Quanah Parker landed in Fort Worth’s jail in 1914. But he wasn’t who people thought.

Richard Selcer
·4 min read

By all accounts, Comanche Chief Quanah Parker was a frequent visitor to Fort Worth between 1885 and 1911. He once said he “loved” Fort Worth, and the feeling was mutual.

Parker had powerful Fort Worth friends in cattlemen Burk Burnett and Dan Waggoner and was an honored guest of the Fat Stock Show more than once. Today a larger-than-life statue to him stands in the Stockyards.

In 1914, Fort Worthers were shocked to hear that Quanah had landed in jail here. The man behind bars was not our Quanah Parker, however. The old chief had been dead and buried for three years, so who was this man the Star-Telegram called “Quanah Parker Jr.”? The newspaper identified him as a son-in-law, but there was no such person by that name in the family tree. That news story sent us off on a quest to identify the ersatz Quanah, starting with looking at several son-in-laws.

Chief Quanah had seven wives by whom he had nine known daughters, all of whom married. Any of their husbands might have called himself “Quanah Jr.,” which would open more doors than using his actual name. It was also likely to get him better treatment at the hands of Fort Worth authorities.

If any son-in-law had the temerity to borrow Quanah’s name, it would not have occurred until after 1911 when the rightful owner was in his grave. Only one of Quanah’s many children had a Fort Worth connection, Weyodee or Wer-Yoh-Ti (1880-1965) who married Louis Tahmahkera. Their descendants were still living in Fort Worth decades later, but that particular Fort Worth connection is irrelevant in this case.

Junior’s troubles with the law in the spring of 1914 would not have merited attention in the newspaper were it not for that name. A lot of men were hauled into police court for disturbing the peace, but only one with the name “Quanah Parker.”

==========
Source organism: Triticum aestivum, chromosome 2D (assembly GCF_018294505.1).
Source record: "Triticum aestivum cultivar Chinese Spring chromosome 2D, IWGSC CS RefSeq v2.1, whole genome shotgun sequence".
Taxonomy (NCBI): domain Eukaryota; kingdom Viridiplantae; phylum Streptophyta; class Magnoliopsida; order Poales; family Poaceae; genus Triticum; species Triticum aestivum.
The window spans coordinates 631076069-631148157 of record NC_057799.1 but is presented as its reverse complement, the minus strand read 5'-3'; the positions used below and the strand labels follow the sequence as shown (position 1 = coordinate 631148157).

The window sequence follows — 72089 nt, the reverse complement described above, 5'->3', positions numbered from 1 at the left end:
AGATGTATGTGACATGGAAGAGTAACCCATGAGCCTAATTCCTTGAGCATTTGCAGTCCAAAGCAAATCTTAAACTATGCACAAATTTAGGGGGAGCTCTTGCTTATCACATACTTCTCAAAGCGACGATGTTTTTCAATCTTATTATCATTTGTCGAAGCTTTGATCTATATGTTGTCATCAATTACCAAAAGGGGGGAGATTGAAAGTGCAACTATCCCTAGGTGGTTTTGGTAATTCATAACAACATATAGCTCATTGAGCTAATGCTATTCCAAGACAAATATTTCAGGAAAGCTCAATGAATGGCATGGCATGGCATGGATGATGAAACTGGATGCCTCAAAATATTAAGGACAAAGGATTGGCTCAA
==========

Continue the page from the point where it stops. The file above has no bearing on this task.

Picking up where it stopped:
When the accused informed Judge Hugh Bardin that he was “a full-blood Comanche Indian,” the Judge inquired, “What relation are you to Chief Quanah Parker?” The accused replied with some pride, “I married his daughter. Then I took his name.” He did not explain whether it was to honor the fabled chief or purely out of self-interest. Nor did he specify which daughter, but we can narrow the possibilities because only two of Quanah’s daughters married full-blood Comanches: Weyodee (Mrs. Tahmahkera); and Esther, who married “Charlie Sunrise” Tabbyyetchy.

“Quanah, Jr.” as he called himself was not what was known as a “reservation Indian.” He had worked variously as a cowboy, stage performer, piano player, and sharpshooter, among other jobs. Most recently he had performed with his wife, doing “fancy roping” and “sleight of hand.” They lived at Quanah, Texas., named for Chief Quanah, and had an infant daughter. The arresting officer charged Junior with hanging around a “resort” (bawdy house) in the Acre and said he had threatened the officer’s life for arresting him. Judge Bardin assessed the minimum $5 fine plus court costs and let him go.

Junior apparently did not learn his lesson because less than a week later, he was back in police court, this time charged with drunkenness and vagrancy. His principal offense this time was “insulting a white man.” A penitent Junior, crying very unmanly tears, swore he had never insulted any white person and was being “framed” – presumably because he was Native American. He begged the judge to let him go home to his wife and child, whom he had not seen for nine months, causing some bystanders in the courtroom to hoot in derision. They claimed to know Junior well enough to call him “a real actor,” and they did not mean stage actor.

The judge, reminding Junior of his previous appearance in court, fined him $100 plus court costs on the vagrancy charge and another $1 plus court costs on the drunkenness charge. When a tearful Junior could not pay, he was sentenced to the city workhouse, located on the Clear Fork on the grounds of the waterworks. It existed to put the low-level, indigent offenders to useful labor, allowing them to work off their fines at $1 a day. Men sentenced there spent 10 hours a day breaking rocks, paving streets, and picking up garbage. It was not easy time.

Facing incarceration of more than three months at hard labor, Junior won the confidence of the guards long enough to get his shackles removed, then escaped. His luck with police had not gotten any better because he only got as far as Stop 3 on the Interurban line to Dallas when an officer caught up with him and arrested him, this despite his protest that he only wanted to get home to see his wife and child. He was returned to jail where his story finally earned him some sympathy. Police Commissioner Bob Davis released him on parole contingent on his promise to leave Fort Worth “immediately” and never come back.

We do not know if Junior made it home to his family, but he was never seen around Fort Worth again.

Author-historian Richard Selcer is a Fort Worth native and proud graduate of Paschal High and TCU.